Free-Roaming Cats Spread Deadly Parasites to Wildlife

When domestic cats roam outdoors, they can spread a potentially deadly parasite to wildlife.

New research suggests that free-roaming cats are likely infecting other animals with Toxoplasma gondii, the parasite responsible for toxoplasmosis. This disease is linked to nervous system disorders, respiratory and heart disease, and other chronic illnesses.

“For a long time, conservationists have emphasized the interconnectedness of human and wildlife health. Toxoplasma gondii is a perfect example of this shared fate, because it is one of the world’s most common parasites and infects both humans and wildlife,” lead researcher Amy Wilson, University of British Columbia faculty of forestry adjunct professor, tells Treehugger.

“It is important to understand the risk factors for this infection because toxoplasmosis can have severe impacts on susceptible individuals, but even in healthy individuals, hosts are infected for life.”

Because research in humans has shown that toxoplasmosis infections can have long-term health consequences with various serious neurological diseases, Wilson and her team wanted to use the vast amount of infection data available in wildlife to better understand what was driving these infections.

For their study, researchers analyzed more than 45,000 cases of toxoplasmosis in wild animals using data gathered from 202 studies. The studies included 238 different species in 981 locations around the world.

They studied the data, extracting information on species-specific ecological traits, as well as geographic information and human population density in the area where the infections occurred.

They found that wildlife living near areas of high human density were more likely to be infected.

“As increasing human densities are associated with increased densities of domestic cats, our study suggests that free-roaming domestic cats—whether pets or feral cats—are the most likely cause of these infections,” Wilson says.

“This finding is significant because by simply limiting free roaming of cats, we can reduce the impact of Toxoplasma on wildlife.”

The results were published in the journal Proceedings of the Royal Society B.

Why Domestic Cats Matter

Only wild and domestic cats (called felids) can spread the infectious form of toxoplasma into the environment through eggs called oocysts in their feces.

“There has been a growing recognition that domestic cats are the most likely feline to be driving wildlife toxoplasma infections,” Wilson says. “Domestic cats outnumber wild felids by several orders of magnitude so when you consider their population size and that they can shed millions of long-lived oocysts intermittently throughout their lives; the potential for environmental contamination is considerable.”

An acutely infected cat can excrete as many as 500 million toxoplasma eggs in two weeks, and even one oocyst can cause an infection.

Field studies and DNA research also offered evidence that it’s domestic cats and not wild ones spreading the parasite.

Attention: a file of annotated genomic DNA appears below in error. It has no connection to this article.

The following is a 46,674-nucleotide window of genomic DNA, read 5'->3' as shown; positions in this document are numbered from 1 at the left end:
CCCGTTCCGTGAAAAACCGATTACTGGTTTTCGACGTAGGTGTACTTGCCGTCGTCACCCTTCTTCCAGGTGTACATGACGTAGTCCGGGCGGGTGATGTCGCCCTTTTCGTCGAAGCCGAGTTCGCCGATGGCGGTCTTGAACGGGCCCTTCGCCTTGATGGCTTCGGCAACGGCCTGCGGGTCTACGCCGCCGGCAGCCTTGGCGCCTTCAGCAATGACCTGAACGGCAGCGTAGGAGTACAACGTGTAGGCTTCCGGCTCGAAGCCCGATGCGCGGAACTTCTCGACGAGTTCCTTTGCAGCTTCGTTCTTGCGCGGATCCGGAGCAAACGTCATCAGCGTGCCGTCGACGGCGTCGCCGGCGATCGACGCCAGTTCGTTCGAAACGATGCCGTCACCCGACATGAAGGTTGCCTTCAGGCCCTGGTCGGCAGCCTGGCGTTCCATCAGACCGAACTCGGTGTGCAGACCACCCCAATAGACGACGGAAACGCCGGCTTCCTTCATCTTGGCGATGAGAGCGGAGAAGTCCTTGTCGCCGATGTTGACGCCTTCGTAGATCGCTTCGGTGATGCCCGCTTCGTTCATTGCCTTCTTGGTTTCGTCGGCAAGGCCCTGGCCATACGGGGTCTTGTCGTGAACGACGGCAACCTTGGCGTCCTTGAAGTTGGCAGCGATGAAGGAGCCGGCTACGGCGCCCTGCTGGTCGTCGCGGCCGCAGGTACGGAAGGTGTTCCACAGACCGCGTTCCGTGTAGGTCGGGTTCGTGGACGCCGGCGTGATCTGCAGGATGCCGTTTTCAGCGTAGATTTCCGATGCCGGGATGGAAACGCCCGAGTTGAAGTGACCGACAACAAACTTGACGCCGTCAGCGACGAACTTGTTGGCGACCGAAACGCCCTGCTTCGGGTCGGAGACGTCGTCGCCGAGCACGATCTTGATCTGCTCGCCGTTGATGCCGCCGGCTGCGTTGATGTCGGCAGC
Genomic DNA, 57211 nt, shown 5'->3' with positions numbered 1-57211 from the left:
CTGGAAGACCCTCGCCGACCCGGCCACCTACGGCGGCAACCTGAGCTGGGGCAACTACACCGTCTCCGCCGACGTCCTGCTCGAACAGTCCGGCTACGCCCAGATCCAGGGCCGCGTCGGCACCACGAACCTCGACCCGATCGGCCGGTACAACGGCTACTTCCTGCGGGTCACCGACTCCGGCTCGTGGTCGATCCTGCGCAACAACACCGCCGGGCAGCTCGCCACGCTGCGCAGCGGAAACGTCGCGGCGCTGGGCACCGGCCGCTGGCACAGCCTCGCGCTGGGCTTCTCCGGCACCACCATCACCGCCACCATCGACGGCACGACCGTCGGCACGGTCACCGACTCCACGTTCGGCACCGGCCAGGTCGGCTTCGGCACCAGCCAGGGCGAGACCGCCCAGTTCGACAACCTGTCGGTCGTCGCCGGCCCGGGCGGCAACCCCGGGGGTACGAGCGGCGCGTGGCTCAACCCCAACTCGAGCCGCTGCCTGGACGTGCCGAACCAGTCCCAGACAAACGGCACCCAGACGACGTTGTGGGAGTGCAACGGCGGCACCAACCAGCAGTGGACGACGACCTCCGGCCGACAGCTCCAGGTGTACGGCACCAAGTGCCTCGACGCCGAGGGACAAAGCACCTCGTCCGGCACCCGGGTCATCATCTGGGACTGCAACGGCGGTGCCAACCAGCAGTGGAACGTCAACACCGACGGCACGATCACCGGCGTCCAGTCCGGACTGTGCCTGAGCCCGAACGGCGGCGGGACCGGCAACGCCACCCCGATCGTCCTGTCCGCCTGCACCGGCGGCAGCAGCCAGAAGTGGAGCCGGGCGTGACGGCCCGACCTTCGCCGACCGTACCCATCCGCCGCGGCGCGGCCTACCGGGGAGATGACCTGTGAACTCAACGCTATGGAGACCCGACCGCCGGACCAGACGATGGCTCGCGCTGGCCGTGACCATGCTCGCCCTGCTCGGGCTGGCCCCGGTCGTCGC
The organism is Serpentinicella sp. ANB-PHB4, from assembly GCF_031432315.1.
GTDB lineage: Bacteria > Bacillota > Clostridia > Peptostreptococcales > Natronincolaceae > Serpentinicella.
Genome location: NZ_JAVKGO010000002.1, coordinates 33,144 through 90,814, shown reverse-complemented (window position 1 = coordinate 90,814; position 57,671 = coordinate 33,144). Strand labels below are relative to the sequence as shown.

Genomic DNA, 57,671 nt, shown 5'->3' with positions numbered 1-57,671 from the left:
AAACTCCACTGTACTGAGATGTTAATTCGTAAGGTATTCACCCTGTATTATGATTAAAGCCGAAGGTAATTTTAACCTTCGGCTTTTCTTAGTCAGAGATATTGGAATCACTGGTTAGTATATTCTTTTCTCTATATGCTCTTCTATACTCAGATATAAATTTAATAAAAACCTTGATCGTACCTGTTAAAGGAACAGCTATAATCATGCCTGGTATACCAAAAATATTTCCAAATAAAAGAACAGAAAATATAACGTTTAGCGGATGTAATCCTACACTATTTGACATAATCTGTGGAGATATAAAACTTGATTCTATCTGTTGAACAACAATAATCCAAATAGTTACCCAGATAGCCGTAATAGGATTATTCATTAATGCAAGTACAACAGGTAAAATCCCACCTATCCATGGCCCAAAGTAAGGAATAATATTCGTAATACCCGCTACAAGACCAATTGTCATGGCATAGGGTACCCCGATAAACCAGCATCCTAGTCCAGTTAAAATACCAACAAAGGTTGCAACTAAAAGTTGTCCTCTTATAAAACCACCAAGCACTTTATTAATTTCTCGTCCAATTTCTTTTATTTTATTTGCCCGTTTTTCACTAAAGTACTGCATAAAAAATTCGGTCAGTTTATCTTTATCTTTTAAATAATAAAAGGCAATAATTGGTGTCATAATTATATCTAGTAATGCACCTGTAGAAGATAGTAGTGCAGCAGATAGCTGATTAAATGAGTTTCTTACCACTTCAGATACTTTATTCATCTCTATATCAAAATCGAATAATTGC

“Our study further supports this role because wild felids avoid human environments and because we found that wildlife toxoplasma infections are higher in areas with greater human density, it suggests domestic cats are the link whereas it would be the opposite pattern if wild felids were the main source,” Wilson says.

A Healthy Environment

If an animal or person is healthy, Toxoplasma gondii rarely causes symptoms or harm. However, if the immune system is compromised, the parasite may cause serious illness or even be fatal.

Likewise, if the environment is healthy, then streams, forests, and other ecosystems can help filter out potentially dangerous pathogens like this.

“In the case of Toxoplasma gondii, ecosystems with healthy populations of native predators can deter domestic cats from roaming into ecologically important wildlife areas and reduce their pathogen inputs into those environments,” Wilson explains.

“For pathogens that are present, vegetation, healthy populations of soil bacteria and invertebrates increase the capacity of soil to filter out or inactivate pathogens. When you have bare soil or concrete, pathogens can sit on the surface or be taken up by run-off and transmitted straight into aquatic habitats.”

Protecting Wildlife

These study findings are important, the researchers say, because it’s a clear example of how human activity is raising the risk of a parasite in wildlife. And wild animals can be indicators of human risk, as well.

One way to reduce this risk is to limit outdoor exposure for pet cats.

“Free-roaming cats kill billions of wildlife in the US every year. In the case of birds, the losses due to cats are three times higher than all other direct causes combined,” Wilson says. “In the current extinction crisis, we cannot afford to lose wildlife to frivolous sources.”

The greatest risk is from cats that are allowed to roam freely and hunt wildlife, she says.

“The hunting instinct and ability to kill wildlife is present in both cats and dogs, but for dogs, owners are expected to provide alternative forms of enrichment, and the same responsibilities need to be extended to cat owners. There is a progressive movement among cat owners for supervised access through harness training and cats which is very encouraging for this issue and feline welfare,” Wilson says.

“It is crucial that people understand that the conservation of healthy intact ecosystems has benefits for not only wildlife health and resilience, but also human health. Although we may not fully understand all the mechanisms of this benefit, it is imperative that we move quickly to protect whatever we can before it is lost.”

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